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Sanchez's performance in Sunday's game mirrored how much of his career has gone.
Just when he looks like he's becoming an elite quarterback, he takes a step backwards.
That being said, Sanchez played better than the numbers he put up.
His interceptions were frustrating and inexplicable, but he made plays when he had to and continued to look in command of the offense.
Sanchez threw for 182 yards and completed 17 passed on 24 attempts. His two touchdowns were accompanied by two interceptions.
The interceptions can be a deceiving statistic; Sanchez was accurate and efficient in Sunday's rout.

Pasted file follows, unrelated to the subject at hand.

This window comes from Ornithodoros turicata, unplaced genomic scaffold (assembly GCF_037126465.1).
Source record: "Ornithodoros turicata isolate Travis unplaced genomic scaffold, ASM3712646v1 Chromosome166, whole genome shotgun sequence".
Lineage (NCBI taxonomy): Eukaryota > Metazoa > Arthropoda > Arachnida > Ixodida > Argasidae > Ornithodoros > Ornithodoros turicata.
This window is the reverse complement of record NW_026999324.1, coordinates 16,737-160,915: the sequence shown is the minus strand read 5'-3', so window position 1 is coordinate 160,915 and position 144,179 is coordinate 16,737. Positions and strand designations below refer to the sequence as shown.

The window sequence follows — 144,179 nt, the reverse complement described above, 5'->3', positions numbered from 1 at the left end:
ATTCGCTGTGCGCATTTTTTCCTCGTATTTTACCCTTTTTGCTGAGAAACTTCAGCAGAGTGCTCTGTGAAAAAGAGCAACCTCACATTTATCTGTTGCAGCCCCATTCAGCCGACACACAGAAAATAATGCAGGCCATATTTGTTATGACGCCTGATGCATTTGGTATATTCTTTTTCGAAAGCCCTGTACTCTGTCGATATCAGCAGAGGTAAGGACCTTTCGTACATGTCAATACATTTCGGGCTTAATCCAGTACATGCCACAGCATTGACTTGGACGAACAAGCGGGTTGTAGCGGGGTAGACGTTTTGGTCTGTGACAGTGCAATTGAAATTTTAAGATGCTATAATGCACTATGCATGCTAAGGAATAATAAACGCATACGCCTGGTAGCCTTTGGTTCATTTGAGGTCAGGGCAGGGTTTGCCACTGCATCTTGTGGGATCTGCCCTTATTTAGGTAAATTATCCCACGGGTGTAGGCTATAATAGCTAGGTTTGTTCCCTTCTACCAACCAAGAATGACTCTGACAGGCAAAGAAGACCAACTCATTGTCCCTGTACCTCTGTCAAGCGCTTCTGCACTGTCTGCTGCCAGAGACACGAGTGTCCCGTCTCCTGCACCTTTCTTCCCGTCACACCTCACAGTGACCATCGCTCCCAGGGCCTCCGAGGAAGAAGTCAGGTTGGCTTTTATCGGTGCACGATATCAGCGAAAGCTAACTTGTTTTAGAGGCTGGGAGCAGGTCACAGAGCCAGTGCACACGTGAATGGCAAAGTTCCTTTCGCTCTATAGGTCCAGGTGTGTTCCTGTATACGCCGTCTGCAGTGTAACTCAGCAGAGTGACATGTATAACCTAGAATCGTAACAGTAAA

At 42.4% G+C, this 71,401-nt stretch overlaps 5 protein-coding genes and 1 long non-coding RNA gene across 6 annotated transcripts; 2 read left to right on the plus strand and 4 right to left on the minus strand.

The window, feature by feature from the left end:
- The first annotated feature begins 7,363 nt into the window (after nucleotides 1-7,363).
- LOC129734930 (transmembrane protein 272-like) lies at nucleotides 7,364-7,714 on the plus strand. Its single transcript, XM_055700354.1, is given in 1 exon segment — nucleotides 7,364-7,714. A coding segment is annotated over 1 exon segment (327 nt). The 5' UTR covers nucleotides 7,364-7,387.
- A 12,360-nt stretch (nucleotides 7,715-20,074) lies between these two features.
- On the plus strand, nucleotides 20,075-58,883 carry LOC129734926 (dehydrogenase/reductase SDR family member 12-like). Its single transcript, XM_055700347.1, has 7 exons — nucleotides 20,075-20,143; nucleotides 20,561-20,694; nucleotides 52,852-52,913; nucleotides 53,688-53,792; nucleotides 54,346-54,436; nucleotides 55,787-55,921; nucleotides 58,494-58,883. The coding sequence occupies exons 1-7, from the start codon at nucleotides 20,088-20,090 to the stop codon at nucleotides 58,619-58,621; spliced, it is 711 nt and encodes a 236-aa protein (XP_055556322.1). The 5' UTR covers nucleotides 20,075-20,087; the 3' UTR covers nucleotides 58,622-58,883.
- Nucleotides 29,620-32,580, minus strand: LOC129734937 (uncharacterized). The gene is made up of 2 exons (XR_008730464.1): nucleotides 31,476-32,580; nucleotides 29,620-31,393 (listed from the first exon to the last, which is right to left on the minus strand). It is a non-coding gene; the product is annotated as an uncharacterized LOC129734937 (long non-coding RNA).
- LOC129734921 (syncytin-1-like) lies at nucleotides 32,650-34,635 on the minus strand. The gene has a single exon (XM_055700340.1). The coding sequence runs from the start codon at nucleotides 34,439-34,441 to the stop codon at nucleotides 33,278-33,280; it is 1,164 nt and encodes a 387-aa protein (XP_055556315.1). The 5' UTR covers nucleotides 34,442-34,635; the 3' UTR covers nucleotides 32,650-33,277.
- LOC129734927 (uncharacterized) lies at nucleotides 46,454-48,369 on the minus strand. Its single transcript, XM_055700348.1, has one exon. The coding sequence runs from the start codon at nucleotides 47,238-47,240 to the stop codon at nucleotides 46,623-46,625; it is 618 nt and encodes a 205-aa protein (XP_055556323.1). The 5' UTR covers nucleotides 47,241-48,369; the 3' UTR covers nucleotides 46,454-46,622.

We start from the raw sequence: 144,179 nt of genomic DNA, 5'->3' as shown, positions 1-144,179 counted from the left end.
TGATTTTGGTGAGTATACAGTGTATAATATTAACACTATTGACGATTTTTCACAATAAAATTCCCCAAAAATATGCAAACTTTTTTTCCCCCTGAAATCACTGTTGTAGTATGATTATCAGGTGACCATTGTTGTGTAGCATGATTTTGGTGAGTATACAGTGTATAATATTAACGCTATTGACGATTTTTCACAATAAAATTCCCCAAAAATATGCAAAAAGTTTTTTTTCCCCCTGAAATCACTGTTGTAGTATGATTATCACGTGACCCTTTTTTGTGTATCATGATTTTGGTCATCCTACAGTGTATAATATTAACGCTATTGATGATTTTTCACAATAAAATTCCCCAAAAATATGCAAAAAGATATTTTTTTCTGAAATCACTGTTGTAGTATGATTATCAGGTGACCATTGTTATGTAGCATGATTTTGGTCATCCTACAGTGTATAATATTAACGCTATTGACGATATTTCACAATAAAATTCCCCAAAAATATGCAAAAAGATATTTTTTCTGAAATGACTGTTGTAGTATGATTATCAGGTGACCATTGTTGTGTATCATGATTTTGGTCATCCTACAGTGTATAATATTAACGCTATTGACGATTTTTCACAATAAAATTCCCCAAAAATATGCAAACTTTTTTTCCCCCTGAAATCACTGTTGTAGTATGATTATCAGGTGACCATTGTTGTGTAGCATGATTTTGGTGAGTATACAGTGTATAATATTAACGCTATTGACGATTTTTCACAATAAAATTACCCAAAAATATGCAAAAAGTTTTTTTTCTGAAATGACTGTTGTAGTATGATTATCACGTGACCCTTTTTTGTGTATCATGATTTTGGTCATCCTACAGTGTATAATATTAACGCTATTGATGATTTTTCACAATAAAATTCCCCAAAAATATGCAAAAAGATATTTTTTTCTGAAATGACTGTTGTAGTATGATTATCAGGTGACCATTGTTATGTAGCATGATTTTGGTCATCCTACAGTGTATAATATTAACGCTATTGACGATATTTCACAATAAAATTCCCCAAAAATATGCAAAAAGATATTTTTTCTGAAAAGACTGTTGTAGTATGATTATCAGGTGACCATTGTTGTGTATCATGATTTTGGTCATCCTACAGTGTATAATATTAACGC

Regardless, his mistakes must be rectified—he won't be able to get away with them against better opponents.
The good news is those mistakes can be cleaned up.
Sanchez has had so much success at such an early age that it can be easy to forget how young he is. Many of the great quarterbacks in NFL history didn't hit their stride until their third or fourth season.
Sanchez still has room to improve, but he is consistently getting better.
Mark Sanchez will have to lead the Jets to a Super Bowl instead of his running game carrying him like they have in the past.
In order for the Jets to reach their lofty aspirations, Sanchez must emerge as the quarterback he is capable of becoming.